10/02/08 World Day of Sick

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Homily Notes of
Most Rev. Diarmuid Martin
Archbishop of Dublin and Primate of Ireland
Kimmage Manor Church, 10th February 2008

This is an unusual gathering.  Someone coming from outside might be tempted to look on this as a sad event, an event in which we encounter the sadness of sickness and human weakness.   But sadness is not the dominant emotion that we believers see here today.  

We encounter here something of the spirit of Lourdes, on the eve of the one hundred and fiftieth anniversary of the first apparition to Saint Bernadette.  Lourdes is a place where accepted values are overturned.   Lourdes is a place where human weakness is looked on with respect. The sick and the handicapped are treated in Lourdes as the most privileged pilgrims.  No one in Lourdes is judged on outward appearances.  In a world full of self confidence, those who are troubled, those who are anxious are accepted and recognised really as pilgrims, on the path towards an acceptance of that “joyful hope” to which we are all called. In Lourdes, also, a holy shrine welcomes humble sinners who come to repent.

Lourdes is a shrine of Mary, but Mary is the first to point our hearts and minds towards her son Jesus.  Mary in her short conversations with Bernadette indicates to us the path towards her son: the path of repentance and penance, the path of prayer and of the Eucharist.

The early date of Easter means that this year, unusually, World Day of the Sick coincides with the first Sunday of Lent.
 We have heard the Gospel of the temptations of Jesus which belongs to this Sunday.  The narrative of the temptations takes us deeper into the quest for the identity of Jesus and then to seek for the meaning of our own lives and existence.   The story of the temptations is well known to us and it appears in all the three synoptic Gospels. It is a Gospel story which however requires interpretation to understand its meaning fully.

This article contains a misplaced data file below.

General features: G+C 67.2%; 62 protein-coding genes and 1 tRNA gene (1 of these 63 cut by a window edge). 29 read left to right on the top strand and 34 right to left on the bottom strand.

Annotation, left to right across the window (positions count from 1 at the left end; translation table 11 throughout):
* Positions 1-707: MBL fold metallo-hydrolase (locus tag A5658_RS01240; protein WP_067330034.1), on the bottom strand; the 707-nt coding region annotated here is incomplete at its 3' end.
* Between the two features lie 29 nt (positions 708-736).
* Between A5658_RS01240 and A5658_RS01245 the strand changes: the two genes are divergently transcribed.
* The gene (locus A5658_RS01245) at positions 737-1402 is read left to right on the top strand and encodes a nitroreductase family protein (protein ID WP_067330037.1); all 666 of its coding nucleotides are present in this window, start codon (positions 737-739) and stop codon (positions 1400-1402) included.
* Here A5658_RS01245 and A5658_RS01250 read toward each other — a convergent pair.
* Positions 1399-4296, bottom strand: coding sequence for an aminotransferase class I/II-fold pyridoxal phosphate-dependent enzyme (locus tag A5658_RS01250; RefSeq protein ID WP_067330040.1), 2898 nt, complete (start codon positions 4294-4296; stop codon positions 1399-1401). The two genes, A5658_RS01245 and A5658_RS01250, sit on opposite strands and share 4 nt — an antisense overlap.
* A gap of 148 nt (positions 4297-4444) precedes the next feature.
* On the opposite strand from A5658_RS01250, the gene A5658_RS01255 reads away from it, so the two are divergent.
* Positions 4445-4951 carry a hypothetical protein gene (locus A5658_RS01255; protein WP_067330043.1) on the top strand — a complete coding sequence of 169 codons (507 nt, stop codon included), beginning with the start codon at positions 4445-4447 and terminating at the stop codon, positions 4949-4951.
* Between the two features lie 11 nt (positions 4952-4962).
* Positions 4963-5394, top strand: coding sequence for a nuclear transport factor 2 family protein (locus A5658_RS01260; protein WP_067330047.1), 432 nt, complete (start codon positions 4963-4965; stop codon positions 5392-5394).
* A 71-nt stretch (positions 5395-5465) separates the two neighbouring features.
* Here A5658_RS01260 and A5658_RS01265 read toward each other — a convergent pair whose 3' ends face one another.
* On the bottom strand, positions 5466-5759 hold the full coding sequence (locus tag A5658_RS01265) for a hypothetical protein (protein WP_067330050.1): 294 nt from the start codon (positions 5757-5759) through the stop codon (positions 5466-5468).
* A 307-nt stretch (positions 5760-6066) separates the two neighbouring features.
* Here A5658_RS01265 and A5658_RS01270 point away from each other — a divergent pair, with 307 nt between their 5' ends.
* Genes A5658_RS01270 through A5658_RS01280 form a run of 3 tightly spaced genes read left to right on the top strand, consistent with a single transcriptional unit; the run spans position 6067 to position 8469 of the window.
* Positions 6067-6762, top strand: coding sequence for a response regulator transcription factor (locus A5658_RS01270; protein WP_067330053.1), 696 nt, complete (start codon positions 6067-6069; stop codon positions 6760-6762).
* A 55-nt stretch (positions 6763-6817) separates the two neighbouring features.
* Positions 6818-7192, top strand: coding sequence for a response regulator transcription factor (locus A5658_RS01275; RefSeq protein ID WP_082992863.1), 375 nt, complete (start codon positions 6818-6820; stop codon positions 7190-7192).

If we are to look for some key of interpretation, we might look at the fact that all the answers of Jesus to the tempter are all quotations from the Old Testament.  They are all answers taken from the Book of Deuteronomy, written in that the period in which God’s people were tested in the wilderness.  The Old Testament presentations of those who remain faithful to God should be seen as signs of how the one would appear who was to come and to save his people.  Jesus, in the story of his temptations, identifies himself with and brings to fulfilment the fidelity that God’s people showed in the face of their test in the wilderness.
The Gospel narrative then is not just the story of an event in Jesus life, it is confrontation of two visions, of two different understandings of what Jesus’ mission is and of two different understanding of the meaning of human life.

Satan in this Gospel is the voice which explains the expectation of those without faith.    Satan proposes a messiah or a vision of life which is primarily materialistic, in which “having things” will satisfy the deeper hungers of humankind. Satan proposes a vision for humankind in which suffering and pain can be totally eliminated through external gestures, rather than in a manner which touches the depth of the hearts of those who suffer.  Satan proposes that power – political or economic – can resolve the problems of humankind.

In many ways these same temptations colour the life of people and even Christian believers today.  It is the temptation to think that humankind and scientific progress on their own can resolve all the problems of humankind. 

I am not saying that human progress is to be brushed aside as irrelevant.  I am saying that it has its limits and ambiguities.   There is striking phrase in Pope Benedict’s recent Encyclical Letter on hope: “There is no doubt that “the Kingdom of God” accomplished without God – a kingdom therefore of human creation alone – inevitably ends up as the perverse end of all things”.